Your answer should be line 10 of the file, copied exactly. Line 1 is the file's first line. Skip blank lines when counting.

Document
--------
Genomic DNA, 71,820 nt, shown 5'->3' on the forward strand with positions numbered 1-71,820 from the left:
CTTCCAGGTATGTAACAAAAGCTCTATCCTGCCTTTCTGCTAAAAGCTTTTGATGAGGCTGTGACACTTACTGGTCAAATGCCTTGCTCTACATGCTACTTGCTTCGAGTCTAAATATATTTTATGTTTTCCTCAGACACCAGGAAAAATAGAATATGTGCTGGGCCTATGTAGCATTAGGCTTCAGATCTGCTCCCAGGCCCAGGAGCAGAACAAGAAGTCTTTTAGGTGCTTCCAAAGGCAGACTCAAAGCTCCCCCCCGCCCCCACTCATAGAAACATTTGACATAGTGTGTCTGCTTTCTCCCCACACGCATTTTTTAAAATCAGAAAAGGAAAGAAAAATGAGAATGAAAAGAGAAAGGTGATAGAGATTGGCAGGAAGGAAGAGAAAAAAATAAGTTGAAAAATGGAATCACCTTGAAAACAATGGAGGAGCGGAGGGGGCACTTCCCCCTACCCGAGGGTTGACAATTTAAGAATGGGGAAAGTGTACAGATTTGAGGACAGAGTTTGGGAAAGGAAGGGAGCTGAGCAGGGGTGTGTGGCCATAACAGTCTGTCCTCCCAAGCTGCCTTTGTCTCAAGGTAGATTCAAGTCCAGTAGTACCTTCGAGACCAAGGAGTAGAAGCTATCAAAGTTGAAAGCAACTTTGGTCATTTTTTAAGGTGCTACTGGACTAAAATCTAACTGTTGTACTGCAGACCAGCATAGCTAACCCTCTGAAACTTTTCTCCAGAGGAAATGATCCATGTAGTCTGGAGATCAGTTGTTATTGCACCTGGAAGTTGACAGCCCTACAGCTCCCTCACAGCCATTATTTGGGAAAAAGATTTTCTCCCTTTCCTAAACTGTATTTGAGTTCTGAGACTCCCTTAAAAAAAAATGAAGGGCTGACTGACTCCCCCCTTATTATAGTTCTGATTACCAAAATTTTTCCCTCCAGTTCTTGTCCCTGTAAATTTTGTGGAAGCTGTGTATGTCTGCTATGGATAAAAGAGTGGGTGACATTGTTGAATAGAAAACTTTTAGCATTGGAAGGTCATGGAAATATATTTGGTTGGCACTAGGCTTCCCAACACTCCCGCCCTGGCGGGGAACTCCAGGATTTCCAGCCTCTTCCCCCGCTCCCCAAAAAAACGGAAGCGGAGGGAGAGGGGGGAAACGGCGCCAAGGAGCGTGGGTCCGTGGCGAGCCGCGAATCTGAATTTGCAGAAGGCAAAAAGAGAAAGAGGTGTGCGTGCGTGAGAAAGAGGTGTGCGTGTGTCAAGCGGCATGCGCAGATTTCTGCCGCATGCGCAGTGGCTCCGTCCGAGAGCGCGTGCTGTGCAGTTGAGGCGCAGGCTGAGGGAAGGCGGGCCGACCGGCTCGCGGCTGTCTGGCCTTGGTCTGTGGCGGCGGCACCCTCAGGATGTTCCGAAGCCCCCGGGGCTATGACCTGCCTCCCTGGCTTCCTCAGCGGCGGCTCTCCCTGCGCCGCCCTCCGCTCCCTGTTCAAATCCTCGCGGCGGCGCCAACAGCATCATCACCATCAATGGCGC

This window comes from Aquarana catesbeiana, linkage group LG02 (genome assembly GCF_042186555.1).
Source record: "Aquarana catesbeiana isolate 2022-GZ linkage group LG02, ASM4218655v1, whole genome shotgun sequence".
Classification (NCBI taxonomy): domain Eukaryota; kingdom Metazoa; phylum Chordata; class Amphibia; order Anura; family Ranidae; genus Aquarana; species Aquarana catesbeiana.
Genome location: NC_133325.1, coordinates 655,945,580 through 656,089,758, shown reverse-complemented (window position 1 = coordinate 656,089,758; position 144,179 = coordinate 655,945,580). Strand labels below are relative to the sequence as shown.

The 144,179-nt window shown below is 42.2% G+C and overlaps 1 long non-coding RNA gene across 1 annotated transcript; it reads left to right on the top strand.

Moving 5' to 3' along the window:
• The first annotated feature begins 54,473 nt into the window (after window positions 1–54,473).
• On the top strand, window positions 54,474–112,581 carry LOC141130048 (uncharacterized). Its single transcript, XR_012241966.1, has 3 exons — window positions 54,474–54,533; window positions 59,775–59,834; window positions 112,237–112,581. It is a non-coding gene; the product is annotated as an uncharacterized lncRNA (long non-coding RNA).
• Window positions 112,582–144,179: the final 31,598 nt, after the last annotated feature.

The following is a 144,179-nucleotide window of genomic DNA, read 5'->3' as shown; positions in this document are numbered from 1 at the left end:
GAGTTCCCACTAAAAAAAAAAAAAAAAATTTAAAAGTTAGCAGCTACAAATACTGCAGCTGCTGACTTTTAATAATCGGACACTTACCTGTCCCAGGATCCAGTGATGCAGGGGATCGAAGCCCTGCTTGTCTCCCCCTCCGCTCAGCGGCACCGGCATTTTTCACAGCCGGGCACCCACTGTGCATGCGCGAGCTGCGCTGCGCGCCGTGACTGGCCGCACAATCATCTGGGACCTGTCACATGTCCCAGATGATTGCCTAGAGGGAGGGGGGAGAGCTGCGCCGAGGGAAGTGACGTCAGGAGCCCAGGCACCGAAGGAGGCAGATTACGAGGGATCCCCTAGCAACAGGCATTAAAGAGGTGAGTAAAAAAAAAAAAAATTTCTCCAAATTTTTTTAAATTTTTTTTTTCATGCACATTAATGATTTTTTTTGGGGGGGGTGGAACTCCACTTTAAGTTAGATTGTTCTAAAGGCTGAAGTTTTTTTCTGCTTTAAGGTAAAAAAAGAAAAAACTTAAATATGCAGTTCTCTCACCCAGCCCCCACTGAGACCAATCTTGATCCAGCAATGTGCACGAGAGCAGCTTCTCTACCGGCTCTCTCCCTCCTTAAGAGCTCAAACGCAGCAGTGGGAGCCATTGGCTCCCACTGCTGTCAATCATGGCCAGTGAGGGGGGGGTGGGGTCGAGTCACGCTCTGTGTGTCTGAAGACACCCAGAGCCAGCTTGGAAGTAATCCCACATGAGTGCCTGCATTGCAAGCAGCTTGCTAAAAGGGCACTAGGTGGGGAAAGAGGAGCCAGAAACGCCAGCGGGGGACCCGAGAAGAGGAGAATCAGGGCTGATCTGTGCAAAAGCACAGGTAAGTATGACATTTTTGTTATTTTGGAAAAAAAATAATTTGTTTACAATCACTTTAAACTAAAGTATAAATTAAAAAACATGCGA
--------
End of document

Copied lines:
• On the top strand, window positions 54,474–112,581 carry LOC141130048 (uncharacterized). Its single transcript, XR_012241966.1, has 3 exons — window positions 54,474–54,533; window positions 59,775–59,834; window positions 112,237–112,581. It is a non-coding gene; the product is annotated as an uncharacterized lncRNA (long non-coding RNA).